Washed Ashore

Photo: Washed Ashore

Culinary Arts

A revolution is underway in the art of cooking and chefs are beginning to borrow techniques from the laboratory. If meatless hamburgers are winning awards from foodies because they cant taste the difference maybe it is time to focus on preparing fish that does not come from the sea.. why cant we make a tuna sushi roll not made from real endangered Tuna that’s equally delicious?

So if you’re an artist of any sort, whether you work using paint, print, food, sculpture, photography, videography, or even in clothing design, you can work with your medium of choice to bring awareness to the health of the ocean.

Technology

The problems facing our world’s oceans are occurring at a massive scale, and can be extremely complex. With the world’s population set to reach 9.7 billion people by the year 2050, mankind’s carrying capacity on Earth can only be supported by improved technologies, especially in the oceans.

The world needs physicists to harness the ocean’s powers and improve the capabilities and design of clean energy. And we need innovators like Reef Life Foundation who can discover new ways to help coral reefs adapt in a changing world against all odds.

Reef Life Foundation

Wind farm coral growth base. Image: Reef Life Foundation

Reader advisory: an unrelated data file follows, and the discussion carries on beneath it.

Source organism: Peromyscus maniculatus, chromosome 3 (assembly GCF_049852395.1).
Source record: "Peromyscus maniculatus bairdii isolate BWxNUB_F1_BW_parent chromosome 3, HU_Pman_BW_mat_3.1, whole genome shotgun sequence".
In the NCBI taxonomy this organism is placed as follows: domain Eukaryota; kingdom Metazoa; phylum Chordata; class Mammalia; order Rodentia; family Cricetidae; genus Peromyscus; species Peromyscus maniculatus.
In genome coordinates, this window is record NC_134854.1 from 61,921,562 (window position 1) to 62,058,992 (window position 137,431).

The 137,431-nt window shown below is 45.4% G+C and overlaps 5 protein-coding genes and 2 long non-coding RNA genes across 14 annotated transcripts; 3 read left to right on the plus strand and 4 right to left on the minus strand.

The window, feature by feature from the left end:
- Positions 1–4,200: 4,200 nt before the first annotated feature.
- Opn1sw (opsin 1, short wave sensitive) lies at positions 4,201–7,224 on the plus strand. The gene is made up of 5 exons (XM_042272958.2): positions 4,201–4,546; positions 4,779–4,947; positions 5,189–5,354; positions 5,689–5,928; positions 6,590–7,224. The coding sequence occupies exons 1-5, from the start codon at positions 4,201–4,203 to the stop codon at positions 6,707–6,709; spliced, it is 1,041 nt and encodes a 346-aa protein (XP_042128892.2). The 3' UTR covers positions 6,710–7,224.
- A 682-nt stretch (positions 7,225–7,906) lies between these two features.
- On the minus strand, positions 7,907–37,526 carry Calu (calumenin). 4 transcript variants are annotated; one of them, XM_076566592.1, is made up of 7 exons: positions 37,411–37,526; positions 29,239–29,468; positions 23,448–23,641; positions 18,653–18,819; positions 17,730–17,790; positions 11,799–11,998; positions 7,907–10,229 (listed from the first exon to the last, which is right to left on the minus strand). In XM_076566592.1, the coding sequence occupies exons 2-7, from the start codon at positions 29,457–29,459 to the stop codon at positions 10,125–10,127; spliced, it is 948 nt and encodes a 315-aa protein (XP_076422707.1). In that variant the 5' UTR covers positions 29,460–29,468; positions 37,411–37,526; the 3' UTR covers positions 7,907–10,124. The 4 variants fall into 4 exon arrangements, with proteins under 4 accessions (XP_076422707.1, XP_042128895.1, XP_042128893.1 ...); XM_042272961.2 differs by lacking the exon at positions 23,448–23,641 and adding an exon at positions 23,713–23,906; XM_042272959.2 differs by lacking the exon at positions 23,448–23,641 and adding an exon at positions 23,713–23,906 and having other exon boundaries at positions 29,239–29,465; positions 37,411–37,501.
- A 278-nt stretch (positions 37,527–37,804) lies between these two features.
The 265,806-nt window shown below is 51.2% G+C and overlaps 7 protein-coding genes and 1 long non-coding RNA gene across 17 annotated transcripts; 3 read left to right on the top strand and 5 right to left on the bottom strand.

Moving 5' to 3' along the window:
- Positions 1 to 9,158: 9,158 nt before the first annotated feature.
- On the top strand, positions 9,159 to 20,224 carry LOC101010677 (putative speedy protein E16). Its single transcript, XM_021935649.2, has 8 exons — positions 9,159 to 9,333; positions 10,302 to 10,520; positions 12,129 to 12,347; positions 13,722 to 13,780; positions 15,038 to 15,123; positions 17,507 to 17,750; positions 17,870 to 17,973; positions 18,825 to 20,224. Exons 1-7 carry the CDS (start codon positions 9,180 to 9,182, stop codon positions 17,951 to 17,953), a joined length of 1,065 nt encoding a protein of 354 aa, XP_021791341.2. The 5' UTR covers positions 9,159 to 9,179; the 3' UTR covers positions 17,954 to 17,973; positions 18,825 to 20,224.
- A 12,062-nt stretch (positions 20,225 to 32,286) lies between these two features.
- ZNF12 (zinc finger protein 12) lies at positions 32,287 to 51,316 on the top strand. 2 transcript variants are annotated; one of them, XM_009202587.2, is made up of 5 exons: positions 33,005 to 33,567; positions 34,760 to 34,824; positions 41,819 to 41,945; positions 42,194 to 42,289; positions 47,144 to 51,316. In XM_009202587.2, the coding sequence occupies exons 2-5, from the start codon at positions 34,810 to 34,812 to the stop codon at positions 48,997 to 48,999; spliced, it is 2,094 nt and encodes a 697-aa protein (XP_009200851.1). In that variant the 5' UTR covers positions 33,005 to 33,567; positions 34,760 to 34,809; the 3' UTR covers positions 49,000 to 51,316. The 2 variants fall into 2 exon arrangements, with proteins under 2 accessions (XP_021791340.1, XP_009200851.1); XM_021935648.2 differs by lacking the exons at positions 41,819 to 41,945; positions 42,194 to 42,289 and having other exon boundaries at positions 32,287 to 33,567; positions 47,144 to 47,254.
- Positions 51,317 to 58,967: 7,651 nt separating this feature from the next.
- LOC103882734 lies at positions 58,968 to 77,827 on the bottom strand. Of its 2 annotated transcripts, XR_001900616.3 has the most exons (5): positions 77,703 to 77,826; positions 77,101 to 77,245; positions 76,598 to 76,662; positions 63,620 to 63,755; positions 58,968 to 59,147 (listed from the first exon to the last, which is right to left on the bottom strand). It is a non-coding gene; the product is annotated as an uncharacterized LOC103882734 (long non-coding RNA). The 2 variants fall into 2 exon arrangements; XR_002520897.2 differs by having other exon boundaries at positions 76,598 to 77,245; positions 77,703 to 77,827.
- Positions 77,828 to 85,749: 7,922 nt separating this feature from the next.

We also need technological innovation in the ways we track species on Earth. For example, using computer softwares to identify individual ocean animals based on photographs taken in the field, such as the Maldives Whale Shark Research Program is woking on. Or using drones to collect DNA samples from the blow of a whale.

GIS (Geographic Information Systems) is also one of the most powerful tools used today in Ecology. Who knows what the future holds in terms of technology and its role in saving the marine environment, the next big innovation could come from YOU.

Enforcement is also using new technologies to improve the tracking of fishing vessels on the high seas, in the efforts to fight Illegal Unreported and Unregulated fishing around the world. With new technologies, the high seas no longer need to be the ‘Wild West’ of the sea.

Lastly, one thing is clear when it comes to seafood. Aquaculture is the way of the future. And technology is a way forward in solving some of its problems. How can we make aquaculture more sustainable, and rely on less wild caught fish feed?

Business

Marketing and advertising have a massive influence through social media, and have a unique ability to determine social norms in places around the world. Environmental organizations need to be able to compete for the attention of the average person, and marketers and advertisers are key to this.

You could hold the key to saving the world, but if it isn’t marketed right, it could fall unnoticed.